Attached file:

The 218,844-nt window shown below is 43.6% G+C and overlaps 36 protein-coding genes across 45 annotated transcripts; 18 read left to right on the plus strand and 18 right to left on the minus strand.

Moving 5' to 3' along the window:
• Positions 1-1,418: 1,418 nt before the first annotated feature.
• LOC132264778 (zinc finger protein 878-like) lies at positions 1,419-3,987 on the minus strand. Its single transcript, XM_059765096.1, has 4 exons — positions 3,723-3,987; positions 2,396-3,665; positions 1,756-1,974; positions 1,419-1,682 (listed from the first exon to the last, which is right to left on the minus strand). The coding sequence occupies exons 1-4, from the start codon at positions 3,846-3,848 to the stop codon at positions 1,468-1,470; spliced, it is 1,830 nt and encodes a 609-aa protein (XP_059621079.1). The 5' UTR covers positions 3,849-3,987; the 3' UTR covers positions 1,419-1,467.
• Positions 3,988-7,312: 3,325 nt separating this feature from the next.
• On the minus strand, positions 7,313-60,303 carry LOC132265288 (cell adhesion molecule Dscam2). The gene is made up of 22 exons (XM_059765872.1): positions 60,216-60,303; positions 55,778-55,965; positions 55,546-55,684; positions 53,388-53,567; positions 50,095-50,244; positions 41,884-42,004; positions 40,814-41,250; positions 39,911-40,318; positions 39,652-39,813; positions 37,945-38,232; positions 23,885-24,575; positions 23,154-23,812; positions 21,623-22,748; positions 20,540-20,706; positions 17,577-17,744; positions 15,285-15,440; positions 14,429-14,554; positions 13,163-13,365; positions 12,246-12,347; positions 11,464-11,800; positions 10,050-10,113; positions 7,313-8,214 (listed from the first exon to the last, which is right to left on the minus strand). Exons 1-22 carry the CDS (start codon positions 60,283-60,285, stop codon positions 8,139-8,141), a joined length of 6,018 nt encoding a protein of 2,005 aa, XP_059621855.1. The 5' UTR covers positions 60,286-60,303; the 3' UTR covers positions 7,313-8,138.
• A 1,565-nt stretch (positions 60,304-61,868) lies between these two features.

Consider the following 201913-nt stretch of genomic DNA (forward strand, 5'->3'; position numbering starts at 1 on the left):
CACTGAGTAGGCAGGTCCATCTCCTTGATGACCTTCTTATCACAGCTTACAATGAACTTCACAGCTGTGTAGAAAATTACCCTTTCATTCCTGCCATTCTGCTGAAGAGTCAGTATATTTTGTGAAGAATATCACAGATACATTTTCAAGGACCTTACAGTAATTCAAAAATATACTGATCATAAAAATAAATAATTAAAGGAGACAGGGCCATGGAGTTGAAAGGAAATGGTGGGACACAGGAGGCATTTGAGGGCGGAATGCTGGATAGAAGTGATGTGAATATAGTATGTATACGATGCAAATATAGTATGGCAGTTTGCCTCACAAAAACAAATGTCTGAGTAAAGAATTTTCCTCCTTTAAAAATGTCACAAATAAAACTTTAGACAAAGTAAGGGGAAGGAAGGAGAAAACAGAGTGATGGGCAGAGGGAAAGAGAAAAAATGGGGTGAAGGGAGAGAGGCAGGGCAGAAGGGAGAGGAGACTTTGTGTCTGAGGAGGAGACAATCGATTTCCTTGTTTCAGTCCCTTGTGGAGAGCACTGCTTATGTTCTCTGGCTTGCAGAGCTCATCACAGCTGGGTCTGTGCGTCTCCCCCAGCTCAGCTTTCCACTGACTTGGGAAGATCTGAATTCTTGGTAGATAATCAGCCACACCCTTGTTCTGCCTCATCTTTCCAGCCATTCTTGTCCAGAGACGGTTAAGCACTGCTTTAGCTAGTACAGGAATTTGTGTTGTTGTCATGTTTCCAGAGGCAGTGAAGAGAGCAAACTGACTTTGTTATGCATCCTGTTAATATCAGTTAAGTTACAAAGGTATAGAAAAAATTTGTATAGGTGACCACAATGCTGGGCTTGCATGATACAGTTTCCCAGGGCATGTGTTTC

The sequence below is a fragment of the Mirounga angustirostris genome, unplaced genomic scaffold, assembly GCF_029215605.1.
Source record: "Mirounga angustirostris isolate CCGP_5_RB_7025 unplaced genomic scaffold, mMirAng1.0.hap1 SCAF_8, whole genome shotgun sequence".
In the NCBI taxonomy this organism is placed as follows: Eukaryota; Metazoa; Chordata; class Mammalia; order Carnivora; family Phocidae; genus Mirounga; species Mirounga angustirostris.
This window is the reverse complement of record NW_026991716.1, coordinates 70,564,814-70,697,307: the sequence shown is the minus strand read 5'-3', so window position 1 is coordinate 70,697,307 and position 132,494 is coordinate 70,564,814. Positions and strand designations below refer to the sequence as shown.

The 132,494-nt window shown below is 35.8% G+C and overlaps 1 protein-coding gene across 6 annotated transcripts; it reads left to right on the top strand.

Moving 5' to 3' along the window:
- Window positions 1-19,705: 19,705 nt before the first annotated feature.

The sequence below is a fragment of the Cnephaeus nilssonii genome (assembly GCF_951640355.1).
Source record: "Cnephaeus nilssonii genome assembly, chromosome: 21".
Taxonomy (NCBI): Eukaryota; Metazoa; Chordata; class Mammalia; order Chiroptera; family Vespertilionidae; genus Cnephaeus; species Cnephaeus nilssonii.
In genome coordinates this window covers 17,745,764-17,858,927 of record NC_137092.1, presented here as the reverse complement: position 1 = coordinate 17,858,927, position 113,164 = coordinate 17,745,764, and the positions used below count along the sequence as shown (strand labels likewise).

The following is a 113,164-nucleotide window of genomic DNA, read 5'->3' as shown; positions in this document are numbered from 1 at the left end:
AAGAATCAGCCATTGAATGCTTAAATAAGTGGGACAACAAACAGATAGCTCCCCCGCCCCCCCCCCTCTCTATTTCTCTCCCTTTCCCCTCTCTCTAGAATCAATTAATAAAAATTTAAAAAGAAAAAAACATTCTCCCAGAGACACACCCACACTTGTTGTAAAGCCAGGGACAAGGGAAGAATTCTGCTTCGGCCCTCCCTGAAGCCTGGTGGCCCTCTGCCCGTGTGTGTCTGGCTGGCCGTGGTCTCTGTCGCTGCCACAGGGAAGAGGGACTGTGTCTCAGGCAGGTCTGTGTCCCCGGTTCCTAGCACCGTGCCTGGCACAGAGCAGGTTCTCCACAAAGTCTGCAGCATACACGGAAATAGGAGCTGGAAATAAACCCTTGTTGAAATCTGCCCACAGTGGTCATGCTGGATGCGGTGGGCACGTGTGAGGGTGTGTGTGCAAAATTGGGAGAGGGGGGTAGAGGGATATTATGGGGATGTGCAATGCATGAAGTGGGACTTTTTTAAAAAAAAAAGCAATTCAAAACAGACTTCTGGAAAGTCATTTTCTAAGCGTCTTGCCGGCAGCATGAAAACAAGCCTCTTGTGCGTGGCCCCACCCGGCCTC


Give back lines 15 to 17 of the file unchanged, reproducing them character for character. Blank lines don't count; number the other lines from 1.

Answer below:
Moving 5' to 3' along the window:
- Window positions 1-19,705: 19,705 nt before the first annotated feature.

The sequence below is a fragment of the Cnephaeus nilssonii genome (assembly GCF_951640355.1).